Up participant pays tribute to late director Michael Apted

East London schoolboy who starred in 7-UP series for decades and struck up a close friendship with Michael Apted’s who invited to James Bond premiere pays tribute

  • Michael Apted died aged 79 this week, the director’s agent confirmed Friday
  •  He is perhaps best known for documentary Up, which followed lives of Britons
  • Cast member Tony Walker has paid tribute to director as ‘very loyal and trusting’ 

A cast member whose life featured in Michael Apted’s Up documentary series has paid tribute to the director as a ‘beacon of light’ following his death aged 79.

Tony Walker, an actor and London taxi driver, was selected for the project from an East End primary school in 1963 and went on to become one of its best-known characters. 

The Up series, which was initially directed by Paul Almond before being taken over by Apted in 1970, followed 14 children from the age of seven – with one documentary released every seven years.

Walker remained a close friend of Apted throughout life, attending screenings of his later films including James Bond feature The World Is Not Enough in 1999.

The taxi driver, 65, originally from Bethnal Green in east London, said: ‘A beacon of light has gone out in the film industry this week with the passing of Michael.

‘We have suffered a loss that cannot be weighed and most of all he will be sadly missed. My love and condolences go out to his family in California.’ 

Tony Walker (pictured), an actor and London taxi driver, was selected for the project from an East End primary school in 1963 and went on to become one of its best-known characters

Walker remained a close friend of Michael Apted (pictured) throughout life, attending screenings of his later films including James Bond feature The World Is Not Enough in 1999

Up was originally planned as a one-off documentary for Granada Television, with children from various backgrounds interviewed across the years in a bid to examine the country’s class structure.  

The most recent instalment, 63 Up, aired in 2019.

Walker described Apted as ‘a very nice man, a very loyal man, a very trusting man on behalf of all the Up series participants.’

‘He was more like a family member. He was always there despite the seven-year gap [between each film],’ he added.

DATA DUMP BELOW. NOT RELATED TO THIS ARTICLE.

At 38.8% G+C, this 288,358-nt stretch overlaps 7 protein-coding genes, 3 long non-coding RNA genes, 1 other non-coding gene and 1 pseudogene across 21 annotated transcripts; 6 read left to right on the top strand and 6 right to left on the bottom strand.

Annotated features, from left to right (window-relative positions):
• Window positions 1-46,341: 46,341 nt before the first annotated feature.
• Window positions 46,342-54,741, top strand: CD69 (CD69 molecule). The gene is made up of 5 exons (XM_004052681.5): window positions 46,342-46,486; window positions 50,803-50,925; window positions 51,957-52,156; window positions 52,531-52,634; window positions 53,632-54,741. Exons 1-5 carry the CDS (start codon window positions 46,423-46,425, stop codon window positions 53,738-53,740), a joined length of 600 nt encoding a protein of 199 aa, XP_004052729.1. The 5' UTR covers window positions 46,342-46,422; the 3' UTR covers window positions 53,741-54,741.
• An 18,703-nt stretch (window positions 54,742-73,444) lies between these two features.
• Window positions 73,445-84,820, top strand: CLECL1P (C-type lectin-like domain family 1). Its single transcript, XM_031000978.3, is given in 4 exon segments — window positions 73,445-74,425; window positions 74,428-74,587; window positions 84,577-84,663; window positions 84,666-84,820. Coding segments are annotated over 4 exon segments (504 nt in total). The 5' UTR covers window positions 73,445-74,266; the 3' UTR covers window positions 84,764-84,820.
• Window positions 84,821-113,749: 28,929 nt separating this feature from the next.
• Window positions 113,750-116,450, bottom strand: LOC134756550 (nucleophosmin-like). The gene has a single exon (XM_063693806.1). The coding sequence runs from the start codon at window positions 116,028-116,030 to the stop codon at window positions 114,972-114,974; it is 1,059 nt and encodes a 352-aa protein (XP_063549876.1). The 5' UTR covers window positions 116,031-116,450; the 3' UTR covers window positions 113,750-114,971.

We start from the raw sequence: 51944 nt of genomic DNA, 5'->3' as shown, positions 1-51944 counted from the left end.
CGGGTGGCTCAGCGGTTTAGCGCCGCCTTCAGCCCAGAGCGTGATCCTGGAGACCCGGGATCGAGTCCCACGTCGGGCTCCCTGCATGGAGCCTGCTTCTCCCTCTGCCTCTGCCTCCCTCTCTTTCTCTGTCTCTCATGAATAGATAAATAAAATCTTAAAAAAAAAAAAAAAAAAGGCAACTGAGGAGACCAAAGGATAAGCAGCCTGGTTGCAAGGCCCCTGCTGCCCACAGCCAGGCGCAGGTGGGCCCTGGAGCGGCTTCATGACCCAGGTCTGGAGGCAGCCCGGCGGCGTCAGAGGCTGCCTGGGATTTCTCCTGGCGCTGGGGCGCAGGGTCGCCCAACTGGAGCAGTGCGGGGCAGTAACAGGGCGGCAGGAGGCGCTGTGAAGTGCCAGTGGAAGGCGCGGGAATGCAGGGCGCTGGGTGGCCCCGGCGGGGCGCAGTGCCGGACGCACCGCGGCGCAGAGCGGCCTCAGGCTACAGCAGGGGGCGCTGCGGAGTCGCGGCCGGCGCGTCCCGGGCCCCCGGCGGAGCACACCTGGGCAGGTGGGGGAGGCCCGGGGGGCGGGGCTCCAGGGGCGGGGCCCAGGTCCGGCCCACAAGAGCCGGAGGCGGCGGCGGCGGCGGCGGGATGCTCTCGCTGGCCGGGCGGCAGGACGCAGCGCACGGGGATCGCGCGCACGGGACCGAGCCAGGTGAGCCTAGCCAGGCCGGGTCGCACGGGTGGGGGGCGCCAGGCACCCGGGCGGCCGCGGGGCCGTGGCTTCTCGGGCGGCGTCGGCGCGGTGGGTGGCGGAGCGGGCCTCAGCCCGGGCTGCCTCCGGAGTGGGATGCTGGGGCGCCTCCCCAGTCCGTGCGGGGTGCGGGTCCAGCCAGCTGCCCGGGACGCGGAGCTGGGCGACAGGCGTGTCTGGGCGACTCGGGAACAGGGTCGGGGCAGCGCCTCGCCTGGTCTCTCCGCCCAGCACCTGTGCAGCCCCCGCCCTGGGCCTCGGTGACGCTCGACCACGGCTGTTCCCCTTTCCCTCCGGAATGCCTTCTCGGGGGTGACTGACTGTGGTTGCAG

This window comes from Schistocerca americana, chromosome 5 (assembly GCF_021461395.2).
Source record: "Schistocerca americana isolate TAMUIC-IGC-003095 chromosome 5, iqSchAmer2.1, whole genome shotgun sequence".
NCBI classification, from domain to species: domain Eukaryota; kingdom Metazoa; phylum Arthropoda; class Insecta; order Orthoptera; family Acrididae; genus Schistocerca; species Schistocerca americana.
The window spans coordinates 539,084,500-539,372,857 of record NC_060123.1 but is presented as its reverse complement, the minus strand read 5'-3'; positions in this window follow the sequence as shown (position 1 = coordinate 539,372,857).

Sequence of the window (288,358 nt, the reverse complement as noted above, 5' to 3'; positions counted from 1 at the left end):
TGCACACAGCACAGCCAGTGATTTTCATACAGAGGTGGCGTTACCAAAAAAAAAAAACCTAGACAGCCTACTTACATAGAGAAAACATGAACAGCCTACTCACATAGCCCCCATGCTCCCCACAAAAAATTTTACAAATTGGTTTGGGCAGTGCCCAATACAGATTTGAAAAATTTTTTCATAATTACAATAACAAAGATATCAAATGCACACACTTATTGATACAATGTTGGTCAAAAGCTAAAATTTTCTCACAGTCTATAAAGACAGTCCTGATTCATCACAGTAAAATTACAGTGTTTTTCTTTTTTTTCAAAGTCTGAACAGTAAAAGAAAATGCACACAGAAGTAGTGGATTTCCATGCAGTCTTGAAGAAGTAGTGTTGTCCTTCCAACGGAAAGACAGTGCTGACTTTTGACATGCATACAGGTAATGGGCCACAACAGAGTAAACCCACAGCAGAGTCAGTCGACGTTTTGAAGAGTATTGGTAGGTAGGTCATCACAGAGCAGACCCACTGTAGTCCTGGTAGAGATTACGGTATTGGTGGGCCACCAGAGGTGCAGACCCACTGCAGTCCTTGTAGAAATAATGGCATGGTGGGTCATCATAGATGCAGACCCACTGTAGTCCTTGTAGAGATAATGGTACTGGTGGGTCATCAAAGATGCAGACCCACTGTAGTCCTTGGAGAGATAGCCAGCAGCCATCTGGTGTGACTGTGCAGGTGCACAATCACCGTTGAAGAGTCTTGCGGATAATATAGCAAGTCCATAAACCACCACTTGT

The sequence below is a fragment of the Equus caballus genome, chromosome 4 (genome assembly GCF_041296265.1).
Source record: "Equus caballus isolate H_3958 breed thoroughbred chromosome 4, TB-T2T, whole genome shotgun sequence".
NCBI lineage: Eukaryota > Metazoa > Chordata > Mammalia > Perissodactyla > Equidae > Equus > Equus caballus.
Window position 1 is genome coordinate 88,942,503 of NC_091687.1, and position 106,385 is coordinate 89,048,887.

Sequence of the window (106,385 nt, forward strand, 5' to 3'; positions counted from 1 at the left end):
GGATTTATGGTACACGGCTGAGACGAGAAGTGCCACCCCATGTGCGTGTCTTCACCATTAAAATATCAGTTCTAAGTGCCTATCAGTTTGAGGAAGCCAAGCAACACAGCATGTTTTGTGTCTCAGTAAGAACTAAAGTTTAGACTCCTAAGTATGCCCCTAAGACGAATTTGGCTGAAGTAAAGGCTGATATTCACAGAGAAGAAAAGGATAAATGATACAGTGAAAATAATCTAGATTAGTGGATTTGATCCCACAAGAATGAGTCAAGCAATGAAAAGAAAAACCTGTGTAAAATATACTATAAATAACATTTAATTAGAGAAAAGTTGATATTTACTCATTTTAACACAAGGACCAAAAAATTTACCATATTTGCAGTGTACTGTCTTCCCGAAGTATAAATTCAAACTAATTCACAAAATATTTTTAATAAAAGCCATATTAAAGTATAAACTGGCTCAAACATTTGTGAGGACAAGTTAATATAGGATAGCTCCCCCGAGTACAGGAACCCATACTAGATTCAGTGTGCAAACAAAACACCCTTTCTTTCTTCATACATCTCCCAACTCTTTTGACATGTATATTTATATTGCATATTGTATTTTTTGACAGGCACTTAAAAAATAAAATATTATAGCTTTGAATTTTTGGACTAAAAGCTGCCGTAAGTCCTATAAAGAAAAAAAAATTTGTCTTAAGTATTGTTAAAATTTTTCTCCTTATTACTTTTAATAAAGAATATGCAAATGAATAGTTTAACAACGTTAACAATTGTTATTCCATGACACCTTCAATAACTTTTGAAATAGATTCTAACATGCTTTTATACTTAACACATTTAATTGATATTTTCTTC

Across his appearances in the series, Walker was open about the trials he faced in his marriage to wife Debbie.

In 35 Up, it was revealed they had lost the baby she had been carrying in the previous series, causing a strain on their relationship.

The British filmmaker was known for the Up series of documentaries which followed the lives of 14 children since 1964, as well as directing Coal Miner’s Daughter and Gorillas In The Mist. Left: With wife Paige Simpson in 2012. Right: With Pierce Brosnan and Denise Richards

Pictured: Apted poses for photographs after he was awarded the Order of Saint Michael and Saint George by Queen Elizabeth II at Buckingham Palace in 2009

Speaking about his friendship with Apted, he added: ‘On a personal basis, the trust we had in him was beyond comparison to anything in the world.

‘When he gets you in front of that camera it is like a Catholicism. You are talking to him not knowing it is Michael.

‘I feel so at ease and most of all the trust – he knows what he has got in his hands. I trusted him with my life, and I have done so for 55 years.’

Walker said that while working as a London taxi driver he had picked up comedian John Cleese and actress Sigourney Weaver and bonded with both over their shared respect for Apted.      

Among Apted’s other directing credits were Coal Miner’s Daughter in 1980 and Gorillas In The Mist in 1988.

He also directed The World Is Not Enough, which starred Pierce Brosnan, and a number of episodes of Coronation Street in the 1960s.

Apted, who served as the president of the DGA from 2003 to 2009, was born in 1941 in Aylesbury, Buckinghamshire, before moving to London with his father after the Second World War. 

As a child, he studied at the City of London School where he first developed an interest in cinema.

Apted also directed the 1999 James Bond film The World Is Not Enough, which starred Pierce Brosnan (pictured together on set)

Thomas Schlamme, president of the Directors Guild of America (DGA), led tributes to Apted on Friday (pictured in 1994)